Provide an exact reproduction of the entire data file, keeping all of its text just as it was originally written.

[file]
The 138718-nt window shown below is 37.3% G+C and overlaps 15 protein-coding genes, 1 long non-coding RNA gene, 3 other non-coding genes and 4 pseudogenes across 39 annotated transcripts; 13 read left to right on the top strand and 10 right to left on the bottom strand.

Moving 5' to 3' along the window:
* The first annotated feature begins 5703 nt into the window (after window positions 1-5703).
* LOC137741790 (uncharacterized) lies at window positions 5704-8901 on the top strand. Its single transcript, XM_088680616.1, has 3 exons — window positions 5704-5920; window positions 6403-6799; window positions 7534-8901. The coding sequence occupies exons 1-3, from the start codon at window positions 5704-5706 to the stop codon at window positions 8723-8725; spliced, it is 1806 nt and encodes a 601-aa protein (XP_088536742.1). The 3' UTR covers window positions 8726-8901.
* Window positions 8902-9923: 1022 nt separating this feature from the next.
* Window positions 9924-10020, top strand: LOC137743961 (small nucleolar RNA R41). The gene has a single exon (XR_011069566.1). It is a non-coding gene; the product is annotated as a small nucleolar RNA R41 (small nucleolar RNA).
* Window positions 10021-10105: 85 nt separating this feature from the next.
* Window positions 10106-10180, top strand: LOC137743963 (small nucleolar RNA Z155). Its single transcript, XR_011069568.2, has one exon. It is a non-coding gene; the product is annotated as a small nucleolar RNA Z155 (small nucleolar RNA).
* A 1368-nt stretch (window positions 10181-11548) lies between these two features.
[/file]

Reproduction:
The 138718-nt window shown below is 37.3% G+C and overlaps 15 protein-coding genes, 1 long non-coding RNA gene, 3 other non-coding genes and 4 pseudogenes across 39 annotated transcripts; 13 read left to right on the top strand and 10 right to left on the bottom strand.

Moving 5' to 3' along the window:
* The first annotated feature begins 5703 nt into the window (after window positions 1-5703).
* LOC137741790 (uncharacterized) lies at window positions 5704-8901 on the top strand. Its single transcript, XM_088680616.1, has 3 exons — window positions 5704-5920; window positions 6403-6799; window positions 7534-8901. The coding sequence occupies exons 1-3, from the start codon at window positions 5704-5706 to the stop codon at window positions 8723-8725; spliced, it is 1806 nt and encodes a 601-aa protein (XP_088536742.1). The 3' UTR covers window positions 8726-8901.
* Window positions 8902-9923: 1022 nt separating this feature from the next.
* Window positions 9924-10020, top strand: LOC137743961 (small nucleolar RNA R41). The gene has a single exon (XR_011069566.1). It is a non-coding gene; the product is annotated as a small nucleolar RNA R41 (small nucleolar RNA).
* Window positions 10021-10105: 85 nt separating this feature from the next.
* Window positions 10106-10180, top strand: LOC137743963 (small nucleolar RNA Z155). Its single transcript, XR_011069568.2, has one exon. It is a non-coding gene; the product is annotated as a small nucleolar RNA Z155 (small nucleolar RNA).
* A 1368-nt stretch (window positions 10181-11548) lies between these two features.